The social divide between the have and have nots is widening in the Balearics. | CLICK

Over the weekend I watched a very interesting report on Spanish TV about Spain’s post-pandemic spending habits.

It appears, and I presume it may well be the same in many other countries, that a section of the population saved quite a sizable amount of money during the lockdown as a result of the restrictions.

For example, when the bars and restaurants first reopened we only had a limited amount of hours to eat and drink and according to the report, while a large percentage of the population has been able to save money over the past 18 months and is in a better financial position than pre-covid, there are many others who are far worse off.

Apart from being unable to go out and spend, many employees on furlough, were able to save, while others simply lost their jobs or their businesses and now face a momentous uphill struggle to recover.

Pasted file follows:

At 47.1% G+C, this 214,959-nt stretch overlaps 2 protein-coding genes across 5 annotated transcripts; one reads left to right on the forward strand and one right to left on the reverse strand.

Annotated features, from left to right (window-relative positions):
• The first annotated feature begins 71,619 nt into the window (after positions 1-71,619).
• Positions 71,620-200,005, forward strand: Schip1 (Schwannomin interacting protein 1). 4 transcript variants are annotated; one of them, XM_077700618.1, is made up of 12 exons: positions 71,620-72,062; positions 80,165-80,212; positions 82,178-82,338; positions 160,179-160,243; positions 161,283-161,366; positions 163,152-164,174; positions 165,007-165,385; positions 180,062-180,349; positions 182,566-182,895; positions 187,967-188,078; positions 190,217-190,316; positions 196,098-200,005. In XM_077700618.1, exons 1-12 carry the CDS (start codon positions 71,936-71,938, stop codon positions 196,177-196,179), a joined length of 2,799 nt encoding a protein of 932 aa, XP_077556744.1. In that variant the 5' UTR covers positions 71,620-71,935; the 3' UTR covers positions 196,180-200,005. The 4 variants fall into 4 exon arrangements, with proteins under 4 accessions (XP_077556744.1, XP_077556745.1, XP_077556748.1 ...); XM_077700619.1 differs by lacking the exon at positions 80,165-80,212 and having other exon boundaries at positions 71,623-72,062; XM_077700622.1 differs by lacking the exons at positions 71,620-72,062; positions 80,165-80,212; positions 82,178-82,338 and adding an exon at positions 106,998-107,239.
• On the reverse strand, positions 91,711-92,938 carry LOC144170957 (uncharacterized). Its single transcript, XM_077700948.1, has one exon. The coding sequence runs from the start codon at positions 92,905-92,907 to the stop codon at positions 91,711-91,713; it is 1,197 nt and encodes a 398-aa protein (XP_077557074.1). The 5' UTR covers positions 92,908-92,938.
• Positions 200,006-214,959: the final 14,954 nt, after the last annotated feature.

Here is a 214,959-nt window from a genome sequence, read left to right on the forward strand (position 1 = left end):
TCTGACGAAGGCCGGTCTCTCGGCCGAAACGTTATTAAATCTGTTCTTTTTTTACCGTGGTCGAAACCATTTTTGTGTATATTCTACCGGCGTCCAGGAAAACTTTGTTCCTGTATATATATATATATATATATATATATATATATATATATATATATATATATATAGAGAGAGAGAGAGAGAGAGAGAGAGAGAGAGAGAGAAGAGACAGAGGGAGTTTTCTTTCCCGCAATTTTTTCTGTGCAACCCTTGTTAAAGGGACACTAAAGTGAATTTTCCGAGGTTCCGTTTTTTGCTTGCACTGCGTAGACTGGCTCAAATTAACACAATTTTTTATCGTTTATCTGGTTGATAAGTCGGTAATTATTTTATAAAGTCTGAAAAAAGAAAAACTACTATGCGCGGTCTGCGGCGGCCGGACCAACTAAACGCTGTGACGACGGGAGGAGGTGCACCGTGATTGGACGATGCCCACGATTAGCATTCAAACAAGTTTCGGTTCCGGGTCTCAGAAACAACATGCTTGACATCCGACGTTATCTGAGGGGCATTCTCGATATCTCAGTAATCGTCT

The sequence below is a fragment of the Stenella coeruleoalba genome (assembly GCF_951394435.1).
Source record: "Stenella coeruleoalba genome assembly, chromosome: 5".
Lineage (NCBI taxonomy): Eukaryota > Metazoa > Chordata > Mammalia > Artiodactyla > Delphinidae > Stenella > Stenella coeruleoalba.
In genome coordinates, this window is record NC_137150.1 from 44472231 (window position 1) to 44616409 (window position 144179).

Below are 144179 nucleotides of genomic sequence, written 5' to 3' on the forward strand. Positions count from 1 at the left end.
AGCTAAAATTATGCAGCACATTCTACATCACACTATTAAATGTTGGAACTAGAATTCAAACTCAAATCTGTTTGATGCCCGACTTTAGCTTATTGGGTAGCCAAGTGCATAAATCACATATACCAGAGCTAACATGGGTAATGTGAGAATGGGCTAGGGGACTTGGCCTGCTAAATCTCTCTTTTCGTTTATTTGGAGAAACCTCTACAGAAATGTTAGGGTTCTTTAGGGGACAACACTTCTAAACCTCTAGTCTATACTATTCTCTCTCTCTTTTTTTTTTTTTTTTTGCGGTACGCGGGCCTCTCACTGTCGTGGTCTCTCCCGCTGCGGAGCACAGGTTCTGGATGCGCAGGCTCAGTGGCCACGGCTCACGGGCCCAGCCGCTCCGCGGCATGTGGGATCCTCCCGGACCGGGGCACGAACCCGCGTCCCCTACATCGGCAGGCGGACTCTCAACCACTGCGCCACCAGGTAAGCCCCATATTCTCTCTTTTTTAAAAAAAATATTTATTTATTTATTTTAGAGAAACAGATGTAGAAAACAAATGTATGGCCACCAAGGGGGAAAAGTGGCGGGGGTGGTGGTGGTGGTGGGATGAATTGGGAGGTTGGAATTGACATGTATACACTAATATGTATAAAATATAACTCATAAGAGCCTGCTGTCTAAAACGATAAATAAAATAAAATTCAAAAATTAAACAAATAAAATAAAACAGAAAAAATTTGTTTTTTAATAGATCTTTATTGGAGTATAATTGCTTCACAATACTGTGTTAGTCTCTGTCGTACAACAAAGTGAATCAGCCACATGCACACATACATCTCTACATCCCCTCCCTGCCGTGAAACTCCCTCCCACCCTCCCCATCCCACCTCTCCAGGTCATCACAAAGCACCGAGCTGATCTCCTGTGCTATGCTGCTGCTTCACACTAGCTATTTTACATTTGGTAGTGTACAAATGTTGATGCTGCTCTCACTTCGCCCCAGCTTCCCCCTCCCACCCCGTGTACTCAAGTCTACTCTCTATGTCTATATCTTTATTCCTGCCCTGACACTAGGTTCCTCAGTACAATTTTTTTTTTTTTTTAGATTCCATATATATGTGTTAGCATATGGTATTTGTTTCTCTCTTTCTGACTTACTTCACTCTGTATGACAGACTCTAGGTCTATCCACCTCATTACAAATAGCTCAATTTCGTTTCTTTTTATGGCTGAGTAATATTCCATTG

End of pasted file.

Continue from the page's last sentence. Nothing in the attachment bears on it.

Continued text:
And, what is more, those who have emerged from the pandemic with more money in their pockets, are more thrifty than they were two years ago and consumer spending has fallen, which is one of the reasons inflation has risen to just over five percent.

Wavering household consumption and rising energy prices have contributed to the rise in inflation and a delay in the use of the recovery fund of 800,000 million euros from the EU is slowing Spain’s recovery, in fact Spain, despite all its efforts, is lagging behind the rest of Europe and this is not helping the poor.